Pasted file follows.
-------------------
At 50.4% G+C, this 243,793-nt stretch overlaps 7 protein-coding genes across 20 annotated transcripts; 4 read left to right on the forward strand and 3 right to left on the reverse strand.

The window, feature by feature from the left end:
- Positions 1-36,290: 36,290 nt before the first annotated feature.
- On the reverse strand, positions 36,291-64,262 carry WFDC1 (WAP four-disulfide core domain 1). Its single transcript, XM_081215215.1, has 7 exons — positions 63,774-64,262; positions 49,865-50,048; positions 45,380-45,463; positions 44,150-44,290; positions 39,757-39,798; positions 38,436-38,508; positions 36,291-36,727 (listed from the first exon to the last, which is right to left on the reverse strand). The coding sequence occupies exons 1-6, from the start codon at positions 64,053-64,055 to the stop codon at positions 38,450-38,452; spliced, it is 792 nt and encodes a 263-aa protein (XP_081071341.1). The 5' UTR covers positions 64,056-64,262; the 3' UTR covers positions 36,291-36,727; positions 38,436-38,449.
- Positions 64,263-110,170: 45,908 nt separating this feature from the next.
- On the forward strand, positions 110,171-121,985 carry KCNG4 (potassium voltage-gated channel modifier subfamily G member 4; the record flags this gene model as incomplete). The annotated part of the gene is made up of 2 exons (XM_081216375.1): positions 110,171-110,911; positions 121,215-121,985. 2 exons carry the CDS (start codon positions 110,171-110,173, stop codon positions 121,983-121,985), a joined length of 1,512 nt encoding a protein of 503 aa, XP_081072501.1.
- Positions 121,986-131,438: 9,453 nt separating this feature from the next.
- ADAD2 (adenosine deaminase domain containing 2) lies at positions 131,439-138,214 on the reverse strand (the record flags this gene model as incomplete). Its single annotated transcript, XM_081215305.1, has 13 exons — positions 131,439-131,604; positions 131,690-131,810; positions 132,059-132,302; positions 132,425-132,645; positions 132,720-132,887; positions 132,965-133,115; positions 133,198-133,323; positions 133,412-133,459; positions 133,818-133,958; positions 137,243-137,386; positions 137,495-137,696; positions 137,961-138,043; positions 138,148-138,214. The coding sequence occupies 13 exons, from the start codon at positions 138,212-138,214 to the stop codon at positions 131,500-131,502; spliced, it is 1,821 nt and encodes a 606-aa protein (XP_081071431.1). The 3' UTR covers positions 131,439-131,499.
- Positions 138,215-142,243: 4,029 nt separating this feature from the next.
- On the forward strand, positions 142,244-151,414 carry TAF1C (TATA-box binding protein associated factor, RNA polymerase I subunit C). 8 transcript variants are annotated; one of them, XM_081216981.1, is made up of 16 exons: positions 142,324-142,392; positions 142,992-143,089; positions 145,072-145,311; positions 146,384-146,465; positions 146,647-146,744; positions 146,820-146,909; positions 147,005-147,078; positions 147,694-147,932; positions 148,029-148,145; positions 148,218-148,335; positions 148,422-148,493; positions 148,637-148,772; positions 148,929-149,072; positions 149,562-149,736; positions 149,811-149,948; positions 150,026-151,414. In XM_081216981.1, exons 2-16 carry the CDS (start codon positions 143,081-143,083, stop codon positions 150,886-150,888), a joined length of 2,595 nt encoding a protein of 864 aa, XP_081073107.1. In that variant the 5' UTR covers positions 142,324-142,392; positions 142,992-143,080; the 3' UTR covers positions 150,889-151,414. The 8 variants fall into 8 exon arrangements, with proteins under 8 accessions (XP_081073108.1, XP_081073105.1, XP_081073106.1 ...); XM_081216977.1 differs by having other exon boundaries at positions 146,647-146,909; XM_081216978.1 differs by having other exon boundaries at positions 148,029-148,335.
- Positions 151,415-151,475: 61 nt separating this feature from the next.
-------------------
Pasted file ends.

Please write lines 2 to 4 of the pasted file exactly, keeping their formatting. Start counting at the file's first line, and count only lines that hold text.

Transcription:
The window, feature by feature from the left end:
- Positions 1-36,290: 36,290 nt before the first annotated feature.
- On the reverse strand, positions 36,291-64,262 carry WFDC1 (WAP four-disulfide core domain 1). Its single transcript, XM_081215215.1, has 7 exons — positions 63,774-64,262; positions 49,865-50,048; positions 45,380-45,463; positions 44,150-44,290; positions 39,757-39,798; positions 38,436-38,508; positions 36,291-36,727 (listed from the first exon to the last, which is right to left on the reverse strand). The coding sequence occupies exons 1-6, from the start codon at positions 64,053-64,055 to the stop codon at positions 38,450-38,452; spliced, it is 792 nt and encodes a 263-aa protein (XP_081071341.1). The 5' UTR covers positions 64,056-64,262; the 3' UTR covers positions 36,291-36,727; positions 38,436-38,449.